The Greens: A movement without the mass
This post is by Benali Hamdache, who is a member of the Policy Committee of the Green Party of England and Wales, and Co-coordinator of the London Greens. He tweets @GreenBenali.
There was a time in the 80’s where the explosion of concern for the environment looked like it was going somewhere in the UK. A growing consciousness about climate change, CFCs and Chernobyl catalysed into the explosion of green NGO’s and indeed popularity of the Green Party. Despite limited resources the Green Party exploded onto the scene in the 1989 European Election netting 2.2 million votes, 15% of the vote and beating the Liberal Democrats into 4th.
It could have been the dawn of the Green Party as a major third force. It was not. Stymied by an electoral system that meant 15% of the vote meant no seats in the European Parliament; the Green Party failed to capitalise. A lack of resources and members on the ground meant that the 1992 General Election was a whimper, clocking an increased 0.2% vote share.
More fundamentally much environmental activism decoupled itself from the Green Party. Seeing it could gain concessions from even Thatcher, whilst the Green Party struggled to gain even limited representation, the environmental movement adopted the apolitical neutral tone of today. It was a move that robbed the Green Party of its mass movement. More troublingly it has left the environmental movement happier to pursue minor concessions from the mainstream, rather than the wholesale change needed to avert environmental catastrophe. It has meant the loudest voices in the environmental movement are unwilling to challenge the capitalist consumerist system that fuels the worst excesses of ecocide.
Yet this innate Green Party opposition to unfettered free markets and uncaring neoliberalism should translate into support from that other mass movement; Trade Unions. The same machine that drives workers’ exploitation, gross inequality and hardship is the same that threatens our planet. The Green Party has been slow to make these links, or to clearly articulate that message. It’s why the Australian Green Party’s outreach to Trade Unions is particularly inspiring. Fuelled by Trade Union support and funding Adam Bandt was reelected commandingly in Melbourne, despite difficult conditions. It’s an effort the Green Party in England and Wales must look to replicate. Embracing Trade Unions offers the Green Party the opportunity for broader support, both with the workers movement and environmentalists frustrated with the lack of progress in dealing with climate change. This can only be achieved if the Green Party can achieve three key points:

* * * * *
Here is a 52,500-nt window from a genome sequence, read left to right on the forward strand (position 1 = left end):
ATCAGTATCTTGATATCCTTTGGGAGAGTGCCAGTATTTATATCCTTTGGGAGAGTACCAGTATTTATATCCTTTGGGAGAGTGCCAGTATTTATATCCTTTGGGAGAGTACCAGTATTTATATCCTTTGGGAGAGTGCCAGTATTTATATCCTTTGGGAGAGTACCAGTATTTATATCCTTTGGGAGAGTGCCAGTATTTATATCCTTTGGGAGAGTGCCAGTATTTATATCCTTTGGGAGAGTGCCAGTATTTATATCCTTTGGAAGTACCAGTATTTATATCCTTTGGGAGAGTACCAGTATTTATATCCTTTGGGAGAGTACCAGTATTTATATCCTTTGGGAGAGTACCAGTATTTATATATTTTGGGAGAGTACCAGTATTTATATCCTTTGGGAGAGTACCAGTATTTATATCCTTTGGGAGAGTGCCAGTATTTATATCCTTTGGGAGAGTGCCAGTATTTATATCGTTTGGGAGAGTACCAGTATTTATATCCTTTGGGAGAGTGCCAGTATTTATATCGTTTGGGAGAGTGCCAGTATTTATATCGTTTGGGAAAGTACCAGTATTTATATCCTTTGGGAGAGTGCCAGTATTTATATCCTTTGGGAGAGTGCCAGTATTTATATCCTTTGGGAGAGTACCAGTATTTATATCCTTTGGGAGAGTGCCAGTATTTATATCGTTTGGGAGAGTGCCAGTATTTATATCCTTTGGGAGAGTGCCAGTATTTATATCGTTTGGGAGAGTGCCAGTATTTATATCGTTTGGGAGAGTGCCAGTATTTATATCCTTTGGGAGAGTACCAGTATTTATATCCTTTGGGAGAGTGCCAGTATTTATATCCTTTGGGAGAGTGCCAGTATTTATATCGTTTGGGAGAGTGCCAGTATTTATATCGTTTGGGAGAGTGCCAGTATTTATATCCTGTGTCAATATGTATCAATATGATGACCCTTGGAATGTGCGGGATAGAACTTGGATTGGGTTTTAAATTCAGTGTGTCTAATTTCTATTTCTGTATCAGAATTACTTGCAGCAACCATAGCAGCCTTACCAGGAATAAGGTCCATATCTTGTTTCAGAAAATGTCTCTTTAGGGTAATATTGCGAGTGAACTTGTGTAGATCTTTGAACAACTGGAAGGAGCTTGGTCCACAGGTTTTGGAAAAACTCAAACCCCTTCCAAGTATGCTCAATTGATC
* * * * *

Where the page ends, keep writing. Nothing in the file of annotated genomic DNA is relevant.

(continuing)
1) Challenge the view that the environment can be saved by piecemeal reform, rather than structural change of the economic system
2) Create a blueprint as to how Trade Unions could engage meaningfully with the Green Party
3) Create a compelling narrative on how out of control capitalism attacks the worker and the environment
Perhaps then the Green Party can be a movement with mass.
Mike makes an interesting point. When Simon & I wrote the speech to create the position of Trade Union Liason Officer, we followed the advice of those in the pub the night before to make it as boring as possible. This means don’t mention red-green alliance, don’t mention Ed Miliband, delete promises to prevent bin strikes, delete references to social workers, teachers, and many other workers who could not be at Green Party Conference on a Monday, use no emotive language, show no strong emotion.
An other point that the lady at the PCS stall put which didn’t make it into the speech is that 50% of carbon emissions come from the workplace.
see also PCS briefing papers on
alternative to the cuts
campaign to MEPs on fracking
energy and fuel poverty
PCS aviation review report
and of course “one million climate jobs”
mike novack where is here? i hold the view that you critisise that we need to transform our economic system to achiece ecological responsibility. we can acheive ecological responsibility by for example a war on poor people i recomemend reading susan georges lugano report a ficitional but factualy researched book on what the rich may do the poor to save the eco system. but to the point anyone who doesnt want to win improvements in the world we live in whether ecological. social or relating to equalities i have a hard time dealing with i suspect the people you talk to are not green party leftists but trotskyists